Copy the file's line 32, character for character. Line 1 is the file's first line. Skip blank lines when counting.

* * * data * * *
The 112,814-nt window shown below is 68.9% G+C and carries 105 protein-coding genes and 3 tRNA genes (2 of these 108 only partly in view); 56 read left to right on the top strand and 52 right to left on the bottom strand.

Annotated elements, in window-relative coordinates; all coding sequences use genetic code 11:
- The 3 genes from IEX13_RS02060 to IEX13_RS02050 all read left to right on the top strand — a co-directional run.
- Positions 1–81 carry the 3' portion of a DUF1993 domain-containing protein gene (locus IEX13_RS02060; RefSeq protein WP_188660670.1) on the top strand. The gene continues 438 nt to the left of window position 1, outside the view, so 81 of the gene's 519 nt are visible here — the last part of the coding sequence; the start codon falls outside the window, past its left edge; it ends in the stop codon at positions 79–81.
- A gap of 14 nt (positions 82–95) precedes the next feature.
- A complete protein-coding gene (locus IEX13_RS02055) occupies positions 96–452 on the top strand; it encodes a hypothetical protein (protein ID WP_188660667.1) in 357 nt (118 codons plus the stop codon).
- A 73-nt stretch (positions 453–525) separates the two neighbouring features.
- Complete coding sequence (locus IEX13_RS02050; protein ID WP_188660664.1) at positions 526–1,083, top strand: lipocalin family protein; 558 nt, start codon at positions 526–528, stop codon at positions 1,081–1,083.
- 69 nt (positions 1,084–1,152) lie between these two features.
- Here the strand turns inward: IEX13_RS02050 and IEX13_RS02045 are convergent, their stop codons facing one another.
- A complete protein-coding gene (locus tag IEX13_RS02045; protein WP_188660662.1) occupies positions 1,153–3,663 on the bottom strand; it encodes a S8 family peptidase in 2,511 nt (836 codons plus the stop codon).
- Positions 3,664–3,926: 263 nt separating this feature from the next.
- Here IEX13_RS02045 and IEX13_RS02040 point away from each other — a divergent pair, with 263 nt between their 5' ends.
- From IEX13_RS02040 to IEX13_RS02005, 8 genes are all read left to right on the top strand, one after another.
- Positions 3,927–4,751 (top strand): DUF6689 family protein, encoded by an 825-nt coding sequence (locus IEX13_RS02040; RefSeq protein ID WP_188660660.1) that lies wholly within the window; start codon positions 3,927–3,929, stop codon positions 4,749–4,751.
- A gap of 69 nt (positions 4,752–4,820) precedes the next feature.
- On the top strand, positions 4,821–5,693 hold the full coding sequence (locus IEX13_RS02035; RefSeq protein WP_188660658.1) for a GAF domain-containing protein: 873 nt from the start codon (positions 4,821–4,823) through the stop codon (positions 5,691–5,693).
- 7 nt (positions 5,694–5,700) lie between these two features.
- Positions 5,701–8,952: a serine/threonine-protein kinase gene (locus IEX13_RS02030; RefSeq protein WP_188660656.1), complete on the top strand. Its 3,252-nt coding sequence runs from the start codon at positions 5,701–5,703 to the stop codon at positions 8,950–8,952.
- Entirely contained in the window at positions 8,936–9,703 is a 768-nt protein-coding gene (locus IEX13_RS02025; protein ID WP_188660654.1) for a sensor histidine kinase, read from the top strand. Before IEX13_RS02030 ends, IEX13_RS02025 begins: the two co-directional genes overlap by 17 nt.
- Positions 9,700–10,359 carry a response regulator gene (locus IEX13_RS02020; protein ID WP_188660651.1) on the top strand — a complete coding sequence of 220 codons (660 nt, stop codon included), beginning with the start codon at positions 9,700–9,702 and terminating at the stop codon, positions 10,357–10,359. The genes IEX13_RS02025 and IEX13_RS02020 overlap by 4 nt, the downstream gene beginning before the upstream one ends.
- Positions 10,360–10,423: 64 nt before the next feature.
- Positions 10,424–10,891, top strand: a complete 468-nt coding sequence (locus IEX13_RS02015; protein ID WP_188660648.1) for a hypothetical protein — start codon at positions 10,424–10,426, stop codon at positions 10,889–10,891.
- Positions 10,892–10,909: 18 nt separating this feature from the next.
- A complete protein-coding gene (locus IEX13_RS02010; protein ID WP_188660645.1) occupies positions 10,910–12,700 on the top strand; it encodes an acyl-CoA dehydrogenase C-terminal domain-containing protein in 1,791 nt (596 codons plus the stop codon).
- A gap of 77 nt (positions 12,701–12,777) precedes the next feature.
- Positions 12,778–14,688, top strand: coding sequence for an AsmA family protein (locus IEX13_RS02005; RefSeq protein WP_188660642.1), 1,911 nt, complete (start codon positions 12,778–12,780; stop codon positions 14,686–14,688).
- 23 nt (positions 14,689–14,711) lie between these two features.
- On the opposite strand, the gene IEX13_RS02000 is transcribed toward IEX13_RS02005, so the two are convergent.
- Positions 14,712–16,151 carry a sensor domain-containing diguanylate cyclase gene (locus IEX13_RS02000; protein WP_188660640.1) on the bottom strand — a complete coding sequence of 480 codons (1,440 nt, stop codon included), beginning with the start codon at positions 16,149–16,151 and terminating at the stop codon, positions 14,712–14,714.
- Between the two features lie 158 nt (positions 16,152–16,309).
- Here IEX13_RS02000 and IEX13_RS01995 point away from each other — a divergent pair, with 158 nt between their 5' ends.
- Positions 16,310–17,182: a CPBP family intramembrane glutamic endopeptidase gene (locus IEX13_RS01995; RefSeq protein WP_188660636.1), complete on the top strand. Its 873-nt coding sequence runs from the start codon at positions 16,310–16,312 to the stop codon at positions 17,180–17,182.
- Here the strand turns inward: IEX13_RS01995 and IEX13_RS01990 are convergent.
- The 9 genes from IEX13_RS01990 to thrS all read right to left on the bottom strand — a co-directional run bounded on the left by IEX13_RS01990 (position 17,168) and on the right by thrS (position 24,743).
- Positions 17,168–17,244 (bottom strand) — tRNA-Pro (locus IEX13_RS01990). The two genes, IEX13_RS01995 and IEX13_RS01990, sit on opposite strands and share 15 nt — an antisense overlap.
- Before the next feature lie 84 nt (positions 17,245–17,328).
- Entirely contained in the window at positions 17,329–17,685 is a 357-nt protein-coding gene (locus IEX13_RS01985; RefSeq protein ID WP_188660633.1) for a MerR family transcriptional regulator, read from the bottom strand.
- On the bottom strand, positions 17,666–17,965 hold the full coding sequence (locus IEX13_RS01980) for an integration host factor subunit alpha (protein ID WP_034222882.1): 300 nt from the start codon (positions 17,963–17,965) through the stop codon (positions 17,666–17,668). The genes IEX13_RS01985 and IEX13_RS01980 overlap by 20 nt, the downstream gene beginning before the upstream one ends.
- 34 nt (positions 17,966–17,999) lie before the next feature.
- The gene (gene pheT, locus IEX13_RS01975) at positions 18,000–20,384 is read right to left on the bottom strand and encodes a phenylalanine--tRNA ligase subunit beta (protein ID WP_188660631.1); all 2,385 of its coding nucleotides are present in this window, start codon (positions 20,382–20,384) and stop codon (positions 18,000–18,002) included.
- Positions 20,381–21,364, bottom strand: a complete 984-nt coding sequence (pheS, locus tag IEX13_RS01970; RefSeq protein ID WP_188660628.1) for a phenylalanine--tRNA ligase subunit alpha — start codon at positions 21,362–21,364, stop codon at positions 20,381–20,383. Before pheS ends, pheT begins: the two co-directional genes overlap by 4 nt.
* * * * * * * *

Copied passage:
- Here IEX13_RS02000 and IEX13_RS01995 point away from each other — a divergent pair, with 158 nt between their 5' ends.